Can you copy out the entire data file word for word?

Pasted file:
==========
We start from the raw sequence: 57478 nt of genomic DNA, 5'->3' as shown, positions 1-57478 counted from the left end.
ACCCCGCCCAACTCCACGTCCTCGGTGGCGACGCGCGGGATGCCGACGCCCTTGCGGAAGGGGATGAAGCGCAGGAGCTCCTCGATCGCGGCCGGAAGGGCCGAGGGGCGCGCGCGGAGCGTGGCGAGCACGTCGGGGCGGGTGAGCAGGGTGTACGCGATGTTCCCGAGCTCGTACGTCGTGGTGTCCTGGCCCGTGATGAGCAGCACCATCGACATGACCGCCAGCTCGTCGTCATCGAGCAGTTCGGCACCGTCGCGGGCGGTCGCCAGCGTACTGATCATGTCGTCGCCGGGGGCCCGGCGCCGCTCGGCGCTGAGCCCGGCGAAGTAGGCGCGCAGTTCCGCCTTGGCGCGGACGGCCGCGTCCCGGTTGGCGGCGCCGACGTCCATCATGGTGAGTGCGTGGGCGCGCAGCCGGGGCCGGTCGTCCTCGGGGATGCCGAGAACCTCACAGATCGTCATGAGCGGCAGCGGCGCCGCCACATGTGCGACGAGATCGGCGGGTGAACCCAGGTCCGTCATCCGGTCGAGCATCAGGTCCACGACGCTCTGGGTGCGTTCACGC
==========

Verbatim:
We start from the raw sequence: 57478 nt of genomic DNA, 5'->3' as shown, positions 1-57478 counted from the left end.
ACCCCGCCCAACTCCACGTCCTCGGTGGCGACGCGCGGGATGCCGACGCCCTTGCGGAAGGGGATGAAGCGCAGGAGCTCCTCGATCGCGGCCGGAAGGGCCGAGGGGCGCGCGCGGAGCGTGGCGAGCACGTCGGGGCGGGTGAGCAGGGTGTACGCGATGTTCCCGAGCTCGTACGTCGTGGTGTCCTGGCCCGTGATGAGCAGCACCATCGACATGACCGCCAGCTCGTCGTCATCGAGCAGTTCGGCACCGTCGCGGGCGGTCGCCAGCGTACTGATCATGTCGTCGCCGGGGGCCCGGCGCCGCTCGGCGCTGAGCCCGGCGAAGTAGGCGCGCAGTTCCGCCTTGGCGCGGACGGCCGCGTCCCGGTTGGCGGCGCCGACGTCCATCATGGTGAGTGCGTGGGCGCGCAGCCGGGGCCGGTCGTCCTCGGGGATGCCGAGAACCTCACAGATCGTCATGAGCGGCAGCGGCGCCGCCACATGTGCGACGAGATCGGCGGGTGAACCCAGGTCCGTCATCCGGTCGAGCATCAGGTCCACGACGCTCTGGGTGCGTTCACGC